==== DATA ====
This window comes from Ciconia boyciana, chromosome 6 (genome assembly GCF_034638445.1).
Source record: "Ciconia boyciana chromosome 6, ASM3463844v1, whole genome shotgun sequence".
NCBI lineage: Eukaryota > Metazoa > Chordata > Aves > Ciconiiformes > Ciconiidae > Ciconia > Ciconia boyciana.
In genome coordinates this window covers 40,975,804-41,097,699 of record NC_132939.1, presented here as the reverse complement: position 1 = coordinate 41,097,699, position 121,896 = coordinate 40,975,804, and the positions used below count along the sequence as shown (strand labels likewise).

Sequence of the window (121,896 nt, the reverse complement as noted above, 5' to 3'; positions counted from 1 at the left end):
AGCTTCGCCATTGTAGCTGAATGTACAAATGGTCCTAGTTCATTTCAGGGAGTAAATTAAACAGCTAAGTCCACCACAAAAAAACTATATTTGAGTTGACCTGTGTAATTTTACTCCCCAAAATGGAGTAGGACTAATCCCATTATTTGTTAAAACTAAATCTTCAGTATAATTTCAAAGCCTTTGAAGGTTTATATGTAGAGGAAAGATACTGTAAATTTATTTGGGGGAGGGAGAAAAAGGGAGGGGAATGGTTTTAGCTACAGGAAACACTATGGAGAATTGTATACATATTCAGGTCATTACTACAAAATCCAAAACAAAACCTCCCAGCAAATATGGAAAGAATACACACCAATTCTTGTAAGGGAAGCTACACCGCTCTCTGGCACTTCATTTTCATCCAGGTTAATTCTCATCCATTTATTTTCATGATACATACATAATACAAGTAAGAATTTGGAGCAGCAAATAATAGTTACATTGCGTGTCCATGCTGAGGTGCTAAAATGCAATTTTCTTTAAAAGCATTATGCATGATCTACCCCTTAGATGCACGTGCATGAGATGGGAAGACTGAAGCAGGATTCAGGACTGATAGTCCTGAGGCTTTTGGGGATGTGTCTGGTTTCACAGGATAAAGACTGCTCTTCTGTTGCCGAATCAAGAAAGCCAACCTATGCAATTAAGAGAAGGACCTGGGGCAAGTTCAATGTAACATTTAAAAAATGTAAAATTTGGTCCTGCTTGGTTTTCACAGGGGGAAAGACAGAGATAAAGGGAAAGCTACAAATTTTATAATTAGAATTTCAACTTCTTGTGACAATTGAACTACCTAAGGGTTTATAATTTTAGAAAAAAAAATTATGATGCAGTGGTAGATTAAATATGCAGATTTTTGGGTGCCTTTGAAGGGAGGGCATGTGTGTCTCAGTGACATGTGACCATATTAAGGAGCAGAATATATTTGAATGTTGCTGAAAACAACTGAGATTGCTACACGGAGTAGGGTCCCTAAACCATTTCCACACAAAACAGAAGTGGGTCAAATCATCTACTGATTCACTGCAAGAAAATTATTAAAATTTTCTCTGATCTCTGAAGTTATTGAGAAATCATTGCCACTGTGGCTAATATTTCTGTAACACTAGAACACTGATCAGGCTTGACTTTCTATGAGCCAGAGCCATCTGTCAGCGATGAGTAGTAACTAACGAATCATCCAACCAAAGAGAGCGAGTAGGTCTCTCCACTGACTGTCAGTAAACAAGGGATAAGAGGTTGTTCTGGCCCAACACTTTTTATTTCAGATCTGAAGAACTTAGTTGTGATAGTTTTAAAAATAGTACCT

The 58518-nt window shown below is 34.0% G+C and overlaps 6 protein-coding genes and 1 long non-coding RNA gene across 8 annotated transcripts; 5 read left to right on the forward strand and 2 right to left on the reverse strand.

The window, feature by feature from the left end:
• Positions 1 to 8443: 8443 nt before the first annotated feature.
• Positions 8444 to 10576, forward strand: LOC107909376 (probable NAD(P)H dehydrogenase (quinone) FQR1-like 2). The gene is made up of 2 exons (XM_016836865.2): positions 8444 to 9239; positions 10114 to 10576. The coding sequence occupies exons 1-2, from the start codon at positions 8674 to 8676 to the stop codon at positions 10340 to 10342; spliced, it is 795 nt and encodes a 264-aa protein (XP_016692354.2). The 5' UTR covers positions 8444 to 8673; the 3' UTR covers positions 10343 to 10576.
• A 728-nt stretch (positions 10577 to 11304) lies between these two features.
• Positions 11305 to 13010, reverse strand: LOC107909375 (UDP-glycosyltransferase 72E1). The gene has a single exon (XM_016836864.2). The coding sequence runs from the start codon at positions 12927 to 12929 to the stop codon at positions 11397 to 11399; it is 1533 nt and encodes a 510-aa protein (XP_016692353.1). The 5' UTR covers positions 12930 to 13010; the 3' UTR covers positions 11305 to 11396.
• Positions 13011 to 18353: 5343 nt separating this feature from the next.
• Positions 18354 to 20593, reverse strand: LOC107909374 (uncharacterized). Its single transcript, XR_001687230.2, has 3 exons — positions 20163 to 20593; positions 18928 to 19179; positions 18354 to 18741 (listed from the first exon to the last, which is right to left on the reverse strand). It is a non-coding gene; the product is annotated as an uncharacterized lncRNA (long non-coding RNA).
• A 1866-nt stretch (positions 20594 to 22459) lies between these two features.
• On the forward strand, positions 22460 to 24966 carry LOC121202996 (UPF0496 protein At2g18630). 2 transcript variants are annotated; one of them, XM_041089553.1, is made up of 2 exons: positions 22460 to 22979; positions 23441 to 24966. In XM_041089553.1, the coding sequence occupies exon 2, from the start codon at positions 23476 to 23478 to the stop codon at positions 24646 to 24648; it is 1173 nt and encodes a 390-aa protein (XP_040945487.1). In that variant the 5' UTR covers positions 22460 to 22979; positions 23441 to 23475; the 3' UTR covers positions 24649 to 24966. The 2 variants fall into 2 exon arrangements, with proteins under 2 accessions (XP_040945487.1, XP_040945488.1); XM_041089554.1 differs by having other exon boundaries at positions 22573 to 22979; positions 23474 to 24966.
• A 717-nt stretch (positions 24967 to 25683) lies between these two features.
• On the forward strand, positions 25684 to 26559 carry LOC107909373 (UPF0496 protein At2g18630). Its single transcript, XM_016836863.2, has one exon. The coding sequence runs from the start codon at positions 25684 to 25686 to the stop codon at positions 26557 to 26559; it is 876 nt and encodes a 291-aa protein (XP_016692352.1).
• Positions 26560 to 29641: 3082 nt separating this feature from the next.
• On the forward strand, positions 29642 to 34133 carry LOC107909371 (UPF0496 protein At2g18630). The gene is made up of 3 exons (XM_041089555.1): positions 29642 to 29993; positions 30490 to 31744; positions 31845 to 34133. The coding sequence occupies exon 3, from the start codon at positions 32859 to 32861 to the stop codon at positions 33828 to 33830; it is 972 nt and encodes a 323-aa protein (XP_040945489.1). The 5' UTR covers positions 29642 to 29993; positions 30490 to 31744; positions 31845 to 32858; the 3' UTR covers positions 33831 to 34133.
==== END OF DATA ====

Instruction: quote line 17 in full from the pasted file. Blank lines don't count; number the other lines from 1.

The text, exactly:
• A 717-nt stretch (positions 24967 to 25683) lies between these two features.